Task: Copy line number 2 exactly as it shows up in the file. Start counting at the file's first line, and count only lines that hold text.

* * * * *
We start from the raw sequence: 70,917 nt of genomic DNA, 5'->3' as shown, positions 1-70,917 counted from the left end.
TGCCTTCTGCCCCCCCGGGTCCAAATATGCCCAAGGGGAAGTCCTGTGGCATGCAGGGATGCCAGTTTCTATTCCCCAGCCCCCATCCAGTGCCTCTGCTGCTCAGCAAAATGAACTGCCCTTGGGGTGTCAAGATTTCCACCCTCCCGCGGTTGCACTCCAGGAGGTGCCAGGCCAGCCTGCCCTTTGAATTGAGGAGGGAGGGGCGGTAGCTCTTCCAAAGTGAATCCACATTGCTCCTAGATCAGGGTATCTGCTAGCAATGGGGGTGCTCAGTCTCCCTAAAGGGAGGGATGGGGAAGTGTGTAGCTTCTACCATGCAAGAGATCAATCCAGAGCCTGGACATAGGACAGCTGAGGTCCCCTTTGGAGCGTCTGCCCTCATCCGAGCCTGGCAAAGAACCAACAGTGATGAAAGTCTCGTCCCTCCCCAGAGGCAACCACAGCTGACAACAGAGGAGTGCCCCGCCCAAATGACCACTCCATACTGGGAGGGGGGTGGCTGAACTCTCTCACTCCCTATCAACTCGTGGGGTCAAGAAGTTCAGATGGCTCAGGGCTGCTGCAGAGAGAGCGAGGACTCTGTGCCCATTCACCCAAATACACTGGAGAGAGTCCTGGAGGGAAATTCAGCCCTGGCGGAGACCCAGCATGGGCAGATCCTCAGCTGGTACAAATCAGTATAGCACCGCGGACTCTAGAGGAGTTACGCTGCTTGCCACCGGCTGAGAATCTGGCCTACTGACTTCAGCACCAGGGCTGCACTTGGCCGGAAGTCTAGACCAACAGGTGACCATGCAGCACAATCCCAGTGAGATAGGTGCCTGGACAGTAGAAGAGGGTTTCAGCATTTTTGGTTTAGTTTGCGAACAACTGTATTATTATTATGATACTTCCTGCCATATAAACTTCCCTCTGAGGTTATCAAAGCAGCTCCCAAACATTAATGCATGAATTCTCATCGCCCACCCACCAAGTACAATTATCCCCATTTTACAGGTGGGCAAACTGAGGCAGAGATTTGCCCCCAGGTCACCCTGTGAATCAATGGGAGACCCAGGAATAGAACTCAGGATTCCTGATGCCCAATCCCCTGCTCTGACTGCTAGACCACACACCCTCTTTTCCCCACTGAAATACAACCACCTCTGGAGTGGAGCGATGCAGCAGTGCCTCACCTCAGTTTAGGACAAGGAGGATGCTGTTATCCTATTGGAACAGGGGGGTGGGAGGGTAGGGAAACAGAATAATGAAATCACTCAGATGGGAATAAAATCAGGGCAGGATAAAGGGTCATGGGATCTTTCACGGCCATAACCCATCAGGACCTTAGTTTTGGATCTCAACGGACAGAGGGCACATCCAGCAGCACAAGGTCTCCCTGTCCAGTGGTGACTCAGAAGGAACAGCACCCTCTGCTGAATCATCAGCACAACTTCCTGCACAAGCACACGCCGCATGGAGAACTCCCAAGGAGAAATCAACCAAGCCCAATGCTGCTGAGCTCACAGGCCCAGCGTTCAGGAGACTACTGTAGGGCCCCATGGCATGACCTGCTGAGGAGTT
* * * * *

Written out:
TGCCTTCTGCCCCCCCGGGTCCAAATATGCCCAAGGGGAAGTCCTGTGGCATGCAGGGATGCCAGTTTCTATTCCCCAGCCCCCATCCAGTGCCTCTGCTGCTCAGCAAAATGAACTGCCCTTGGGGTGTCAAGATTTCCACCCTCCCGCGGTTGCACTCCAGGAGGTGCCAGGCCAGCCTGCCCTTTGAATTGAGGAGGGAGGGGCGGTAGCTCTTCCAAAGTGAATCCACATTGCTCCTAGATCAGGGTATCTGCTAGCAATGGGGGTGCTCAGTCTCCCTAAAGGGAGGGATGGGGAAGTGTGTAGCTTCTACCATGCAAGAGATCAATCCAGAGCCTGGACATAGGACAGCTGAGGTCCCCTTTGGAGCGTCTGCCCTCATCCGAGCCTGGCAAAGAACCAACAGTGATGAAAGTCTCGTCCCTCCCCAGAGGCAACCACAGCTGACAACAGAGGAGTGCCCCGCCCAAATGACCACTCCATACTGGGAGGGGGGTGGCTGAACTCTCTCACTCCCTATCAACTCGTGGGGTCAAGAAGTTCAGATGGCTCAGGGCTGCTGCAGAGAGAGCGAGGACTCTGTGCCCATTCACCCAAATACACTGGAGAGAGTCCTGGAGGGAAATTCAGCCCTGGCGGAGACCCAGCATGGGCAGATCCTCAGCTGGTACAAATCAGTATAGCACCGCGGACTCTAGAGGAGTTACGCTGCTTGCCACCGGCTGAGAATCTGGCCTACTGACTTCAGCACCAGGGCTGCACTTGGCCGGAAGTCTAGACCAACAGGTGACCATGCAGCACAATCCCAGTGAGATAGGTGCCTGGACAGTAGAAGAGGGTTTCAGCATTTTTGGTTTAGTTTGCGAACAACTGTATTATTATTATGATACTTCCTGCCATATAAACTTCCCTCTGAGGTTATCAAAGCAGCTCCCAAACATTAATGCATGAATTCTCATCGCCCACCCACCAAGTACAATTATCCCCATTTTACAGGTGGGCAAACTGAGGCAGAGATTTGCCCCCAGGTCACCCTGTGAATCAATGGGAGACCCAGGAATAGAACTCAGGATTCCTGATGCCCAATCCCCTGCTCTGACTGCTAGACCACACACCCTCTTTTCCCCACTGAAATACAACCACCTCTGGAGTGGAGCGATGCAGCAGTGCCTCACCTCAGTTTAGGACAAGGAGGATGCTGTTATCCTATTGGAACAGGGGGGTGGGAGGGTAGGGAAACAGAATAATGAAATCACTCAGATGGGAATAAAATCAGGGCAGGATAAAGGGTCATGGGATCTTTCACGGCCATAACCCATCAGGACCTTAGTTTTGGATCTCAACGGACAGAGGGCACATCCAGCAGCACAAGGTCTCCCTGTCCAGTGGTGACTCAGAAGGAACAGCACCCTCTGCTGAATCATCAGCACAACTTCCTGCACAAGCACACGCCGCATGGAGAACTCCCAAGGAGAAATCAACCAAGCCCAATGCTGCTGAGCTCACAGGCCCAGCGTTCAGGAGACTACTGTAGGGCCCCATGGCATGACCTGCTGAGGAGTT